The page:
There were a couple more pieces I’d been saving for winter that I pulled from storage, and the green skirt I’ve got on loan from my sister-in-law as a “baby-belly-friendly” waistband for later on this season when my stuff barely fits anymore. Other than that, most of these pieces were carried over from Fall. So never fear, penny-pinchers…doing capsule wardrobe absolutely does NOT mean buying a whole new wardrobe 2 or 4 times a year! 🙂

My friend Rebekah of Rebekah Viola Photography spent a morning here with me last week, snapping photos of all my stuff. So, all credit to her for my best-looking capsule debut yet! It’s so fun to collaborate with fellow creatives.

View More: http://rebekahviola.pass.us/capsule1

As always, follow me on Pinterest to keep tabs on my wardrobe additions and inspiration! And I’d love to hear, what’s been inspiring you in the fashion department lately?

Kristin’s Suitcase Capsule Tip

This post this last installment in the Show & Tell series of posts featuring TROG readers and the capsule wardrobe-inspired changes they’ve made to their wardrobes and lives. Read all the posts in this series here.

Kristin writes:

The concept of the Capsule Wardrobe is fascinating to me, especially when it applies to traveling. My husband travels a lot for business and I am often able to go along. I used to pack WAY too much and after a while, I got weary of having too much extra unnecessary stuff. We often just take carry-ons when we fly, so the fewer clothes you take, the better. The basic principle I adopted was to pick a color scheme for the trip, for example: navy blue, gray, black, and coral. It really helped pare down my travel wardrobe when I only chose pieces that mixed and matched. The bonus was, now all the shoes/jackets/accessories would match everything. No more carrying around shoes that only matched one outfit!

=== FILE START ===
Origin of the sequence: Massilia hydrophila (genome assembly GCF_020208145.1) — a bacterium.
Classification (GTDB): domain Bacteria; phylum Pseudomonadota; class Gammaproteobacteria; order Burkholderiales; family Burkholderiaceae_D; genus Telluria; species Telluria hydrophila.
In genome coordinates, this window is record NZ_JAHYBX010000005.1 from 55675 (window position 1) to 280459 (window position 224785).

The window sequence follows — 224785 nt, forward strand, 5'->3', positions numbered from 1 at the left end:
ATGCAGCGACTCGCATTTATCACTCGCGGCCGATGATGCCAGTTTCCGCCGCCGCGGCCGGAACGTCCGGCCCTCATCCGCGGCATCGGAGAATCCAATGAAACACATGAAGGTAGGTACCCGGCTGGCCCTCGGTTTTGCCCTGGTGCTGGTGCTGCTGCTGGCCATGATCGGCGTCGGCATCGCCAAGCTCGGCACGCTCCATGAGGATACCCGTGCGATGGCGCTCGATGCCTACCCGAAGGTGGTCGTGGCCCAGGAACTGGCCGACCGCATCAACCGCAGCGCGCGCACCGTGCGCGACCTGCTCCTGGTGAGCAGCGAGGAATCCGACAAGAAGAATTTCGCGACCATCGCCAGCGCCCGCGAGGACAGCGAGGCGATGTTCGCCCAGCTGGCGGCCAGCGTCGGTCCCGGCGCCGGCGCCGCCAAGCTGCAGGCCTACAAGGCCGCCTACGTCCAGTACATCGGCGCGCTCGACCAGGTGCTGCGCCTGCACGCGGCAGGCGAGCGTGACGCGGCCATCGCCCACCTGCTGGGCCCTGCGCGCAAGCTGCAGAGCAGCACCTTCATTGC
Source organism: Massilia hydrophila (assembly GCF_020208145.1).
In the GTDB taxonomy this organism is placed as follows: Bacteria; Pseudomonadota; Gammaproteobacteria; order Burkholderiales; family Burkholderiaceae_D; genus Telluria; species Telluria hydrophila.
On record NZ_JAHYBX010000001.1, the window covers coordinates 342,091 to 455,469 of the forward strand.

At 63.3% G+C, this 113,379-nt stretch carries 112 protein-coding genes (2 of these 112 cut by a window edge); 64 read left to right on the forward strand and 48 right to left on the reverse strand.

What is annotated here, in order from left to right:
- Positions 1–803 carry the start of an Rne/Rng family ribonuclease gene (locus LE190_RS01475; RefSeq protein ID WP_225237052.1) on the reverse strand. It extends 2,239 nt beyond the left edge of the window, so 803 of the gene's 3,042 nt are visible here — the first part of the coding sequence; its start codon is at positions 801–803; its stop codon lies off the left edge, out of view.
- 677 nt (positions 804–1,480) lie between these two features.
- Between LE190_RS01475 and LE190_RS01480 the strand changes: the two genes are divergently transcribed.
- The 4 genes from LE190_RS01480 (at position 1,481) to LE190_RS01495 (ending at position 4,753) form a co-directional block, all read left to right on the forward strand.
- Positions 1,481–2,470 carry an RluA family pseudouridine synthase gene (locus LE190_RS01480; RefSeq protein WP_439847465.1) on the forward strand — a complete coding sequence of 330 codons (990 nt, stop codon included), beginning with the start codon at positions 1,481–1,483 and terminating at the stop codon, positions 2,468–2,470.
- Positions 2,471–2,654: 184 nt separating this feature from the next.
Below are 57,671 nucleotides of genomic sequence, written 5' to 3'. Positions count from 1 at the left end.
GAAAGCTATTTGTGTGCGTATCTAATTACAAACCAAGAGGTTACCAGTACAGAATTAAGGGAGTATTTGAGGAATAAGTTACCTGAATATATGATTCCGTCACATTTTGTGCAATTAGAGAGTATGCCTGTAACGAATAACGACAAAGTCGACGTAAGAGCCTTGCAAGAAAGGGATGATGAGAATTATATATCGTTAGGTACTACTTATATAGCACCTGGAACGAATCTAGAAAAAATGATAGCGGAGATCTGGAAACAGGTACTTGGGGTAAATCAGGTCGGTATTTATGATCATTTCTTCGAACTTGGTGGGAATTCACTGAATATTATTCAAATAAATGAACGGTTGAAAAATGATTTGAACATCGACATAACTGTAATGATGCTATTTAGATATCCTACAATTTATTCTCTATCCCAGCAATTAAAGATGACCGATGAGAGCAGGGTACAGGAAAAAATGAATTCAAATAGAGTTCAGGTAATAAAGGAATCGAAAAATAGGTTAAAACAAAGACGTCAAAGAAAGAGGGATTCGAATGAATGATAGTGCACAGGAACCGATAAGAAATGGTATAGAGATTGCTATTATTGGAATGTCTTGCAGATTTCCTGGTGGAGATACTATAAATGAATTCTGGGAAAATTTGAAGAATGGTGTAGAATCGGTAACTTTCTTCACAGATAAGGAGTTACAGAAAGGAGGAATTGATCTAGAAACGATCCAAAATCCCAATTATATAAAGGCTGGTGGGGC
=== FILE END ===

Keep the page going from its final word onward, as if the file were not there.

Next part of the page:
IMG_7670.JPG

That’s such a smart strategy for packing, Kristin! I think I’ve chosen a color palette while packing like you described a time or two without trying, and it definitely simplified things–not to mention made the suitcase look pretty. 🙂 I’ll have to use that as a rule in the future. Thanks for the tip!

Go check out Kristin’s blog, Transparent Splashes of Color, and if you found this post helpful or inspiring, leave Kristin some love in the comments below!